Thursday 5 September 2019

Art-Science Programming for Indigenous Youth

Two university graduate students, Janay Fox and Alexandra Nordstrom, were eager to offer summer programming for students in grades 5-9 at Chief Poundmaker School. Their aim with the Asokan Project was to bridge gaps between arts and science, and Indigenous and western knowledge systems in order to facilitate more productive and sustainable conversations regarding conservation in Saskatchewan. EcoFriendly Sask provided them with a $500 EcoFriendly Action Grant to help them with this initiative. The following is Janay Fox’s account of the event. 

We provided 4 days of summer art-science programming for Indigenous youth on Poundmaker and Little Pine First Nations that focused on the intersection between arts, science, and conservation from an Indigenous perspective. We had 15 students attend each day and provided them with arts supplies that they could take home, prizes that encouraged scientific learning, outdoor activities, and healthy food every day. Students were able to learn from professional Indigenous artists, hear from real scientists leading conservation in Saskatchewan, and participate in programming that creates space for the exploration of Cree culture and Indigenous ways of learning – an opportunity that is rarely given in western institutions. We also took students to performances put on by the Storyteller's Performance Festival so that they could engage in the wider artistic and Indigenous community.

Our project also impacted the community by supporting two local Indigenous-owned companies (the caterer and the bus driver) as well as supporting an Indigenous artist (Dana Standinghorn). Leftover food from each day was sent home with students and the rest was donated to the local homeless shelter. Remaining art supplies were donated to Chief Poundmaker School.

We allowed students to engage in productive dialogues about how we can communicate environmental issues through art practice from an Indigenous perspective. We also allowed students to learn about art and science together as opposed to the diametrically opposing way they are taught in western schooling. The project helped foster connections between the local school, art and conservation communities, and the community at large and contributed to important discussions about conservation in our area. We hope that we helped students see that their perspectives have an important place in the scientific community and that they can meaningfully participate in environmental conservation.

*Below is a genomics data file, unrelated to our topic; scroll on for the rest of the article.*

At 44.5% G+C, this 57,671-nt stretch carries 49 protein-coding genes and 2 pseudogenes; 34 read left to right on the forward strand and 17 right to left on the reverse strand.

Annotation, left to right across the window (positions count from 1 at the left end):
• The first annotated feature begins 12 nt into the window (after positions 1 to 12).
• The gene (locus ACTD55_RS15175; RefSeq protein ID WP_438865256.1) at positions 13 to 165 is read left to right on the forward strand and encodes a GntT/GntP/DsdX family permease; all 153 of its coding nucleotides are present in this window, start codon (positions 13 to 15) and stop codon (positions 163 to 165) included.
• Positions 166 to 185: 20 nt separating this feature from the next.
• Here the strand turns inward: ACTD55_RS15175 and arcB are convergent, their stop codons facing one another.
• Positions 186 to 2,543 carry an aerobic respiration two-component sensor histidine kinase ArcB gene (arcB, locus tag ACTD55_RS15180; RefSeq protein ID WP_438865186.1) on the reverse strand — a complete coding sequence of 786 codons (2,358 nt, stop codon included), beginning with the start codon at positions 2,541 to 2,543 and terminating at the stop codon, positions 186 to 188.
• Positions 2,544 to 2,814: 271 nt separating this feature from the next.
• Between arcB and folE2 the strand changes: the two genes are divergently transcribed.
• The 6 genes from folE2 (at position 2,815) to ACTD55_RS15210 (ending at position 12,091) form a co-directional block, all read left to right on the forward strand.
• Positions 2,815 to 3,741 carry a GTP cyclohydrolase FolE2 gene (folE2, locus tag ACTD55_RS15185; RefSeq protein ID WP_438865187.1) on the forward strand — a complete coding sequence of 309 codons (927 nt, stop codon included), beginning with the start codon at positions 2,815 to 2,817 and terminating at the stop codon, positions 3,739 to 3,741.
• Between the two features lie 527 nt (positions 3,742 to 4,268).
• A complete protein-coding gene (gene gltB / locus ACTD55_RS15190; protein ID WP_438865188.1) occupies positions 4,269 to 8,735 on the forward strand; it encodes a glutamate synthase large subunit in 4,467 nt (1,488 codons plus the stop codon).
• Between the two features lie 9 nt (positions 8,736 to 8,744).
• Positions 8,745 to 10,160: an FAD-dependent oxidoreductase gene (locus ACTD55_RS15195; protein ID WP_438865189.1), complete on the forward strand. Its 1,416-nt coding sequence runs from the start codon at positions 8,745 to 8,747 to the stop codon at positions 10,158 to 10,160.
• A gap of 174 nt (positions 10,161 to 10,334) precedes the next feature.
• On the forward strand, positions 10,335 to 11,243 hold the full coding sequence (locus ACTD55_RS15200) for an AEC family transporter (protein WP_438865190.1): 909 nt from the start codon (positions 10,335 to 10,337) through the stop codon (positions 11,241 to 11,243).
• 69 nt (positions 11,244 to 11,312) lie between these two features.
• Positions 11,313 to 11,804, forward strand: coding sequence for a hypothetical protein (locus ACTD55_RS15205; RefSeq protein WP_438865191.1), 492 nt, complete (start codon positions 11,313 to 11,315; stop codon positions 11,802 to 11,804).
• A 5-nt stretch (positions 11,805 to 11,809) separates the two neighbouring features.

The biggest success was the relationship we built with our students. From the beginning we wanted to maintain an environment where there was no hierarchy between instructors and students, working to create a space of openness and support where all people involved could learn from each other. Accordingly, my colleague and I found ourselves learning so much from our students and noticed that they felt comfortable to speak their minds. Additionally, all of the students gave us feedback on what we could change for next time and expressed interest in attending another camp put on by us.

We learned many lessons regarding what kind of activities students like to engage in (especially needing to include more physical activities!), what age groups would be best to break groups into, general logistical things that we did not think of, and also just to relax a little more during the actual camp (The kids have more fun if you're having fun too!). Honestly, there is nothing that immediately comes to mind to change. It was an extremely successful first run and while we had hoped for more students, more than 15 would have likely been unrealistic for us to handle. One thing that we will put in place for future camps will be the incorporation of a land-based learning component and the use of locally employed youth mentors.